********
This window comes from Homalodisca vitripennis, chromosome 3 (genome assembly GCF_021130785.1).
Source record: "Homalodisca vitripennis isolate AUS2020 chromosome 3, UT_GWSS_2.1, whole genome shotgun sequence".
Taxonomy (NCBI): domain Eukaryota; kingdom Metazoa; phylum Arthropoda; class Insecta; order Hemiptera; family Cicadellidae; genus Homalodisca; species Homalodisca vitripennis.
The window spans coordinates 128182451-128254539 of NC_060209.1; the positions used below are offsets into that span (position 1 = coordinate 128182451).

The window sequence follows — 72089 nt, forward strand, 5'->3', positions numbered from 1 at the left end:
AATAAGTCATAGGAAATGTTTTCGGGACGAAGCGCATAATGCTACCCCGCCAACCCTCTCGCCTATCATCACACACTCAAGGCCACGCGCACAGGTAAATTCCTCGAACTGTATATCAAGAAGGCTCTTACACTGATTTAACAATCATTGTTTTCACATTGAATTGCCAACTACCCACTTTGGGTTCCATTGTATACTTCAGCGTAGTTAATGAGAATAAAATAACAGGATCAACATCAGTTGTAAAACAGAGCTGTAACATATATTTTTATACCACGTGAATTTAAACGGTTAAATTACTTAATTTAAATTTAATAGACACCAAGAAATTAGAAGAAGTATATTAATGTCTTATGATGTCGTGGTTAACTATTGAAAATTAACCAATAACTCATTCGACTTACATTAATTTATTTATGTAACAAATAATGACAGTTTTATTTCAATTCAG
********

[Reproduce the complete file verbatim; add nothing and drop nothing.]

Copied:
This window comes from Homalodisca vitripennis, chromosome 3 (genome assembly GCF_021130785.1).
Source record: "Homalodisca vitripennis isolate AUS2020 chromosome 3, UT_GWSS_2.1, whole genome shotgun sequence".
Taxonomy (NCBI): domain Eukaryota; kingdom Metazoa; phylum Arthropoda; class Insecta; order Hemiptera; family Cicadellidae; genus Homalodisca; species Homalodisca vitripennis.
The window spans coordinates 128182451-128254539 of NC_060209.1; the positions used below are offsets into that span (position 1 = coordinate 128182451).

The window sequence follows — 72089 nt, forward strand, 5'->3', positions numbered from 1 at the left end:
AATAAGTCATAGGAAATGTTTTCGGGACGAAGCGCATAATGCTACCCCGCCAACCCTCTCGCCTATCATCACACACTCAAGGCCACGCGCACAGGTAAATTCCTCGAACTGTATATCAAGAAGGCTCTTACACTGATTTAACAATCATTGTTTTCACATTGAATTGCCAACTACCCACTTTGGGTTCCATTGTATACTTCAGCGTAGTTAATGAGAATAAAATAACAGGATCAACATCAGTTGTAAAACAGAGCTGTAACATATATTTTTATACCACGTGAATTTAAACGGTTAAATTACTTAATTTAAATTTAATAGACACCAAGAAATTAGAAGAAGTATATTAATGTCTTATGATGTCGTGGTTAACTATTGAAAATTAACCAATAACTCATTCGACTTACATTAATTTATTTATGTAACAAATAATGACAGTTTTATTTCAATTCAG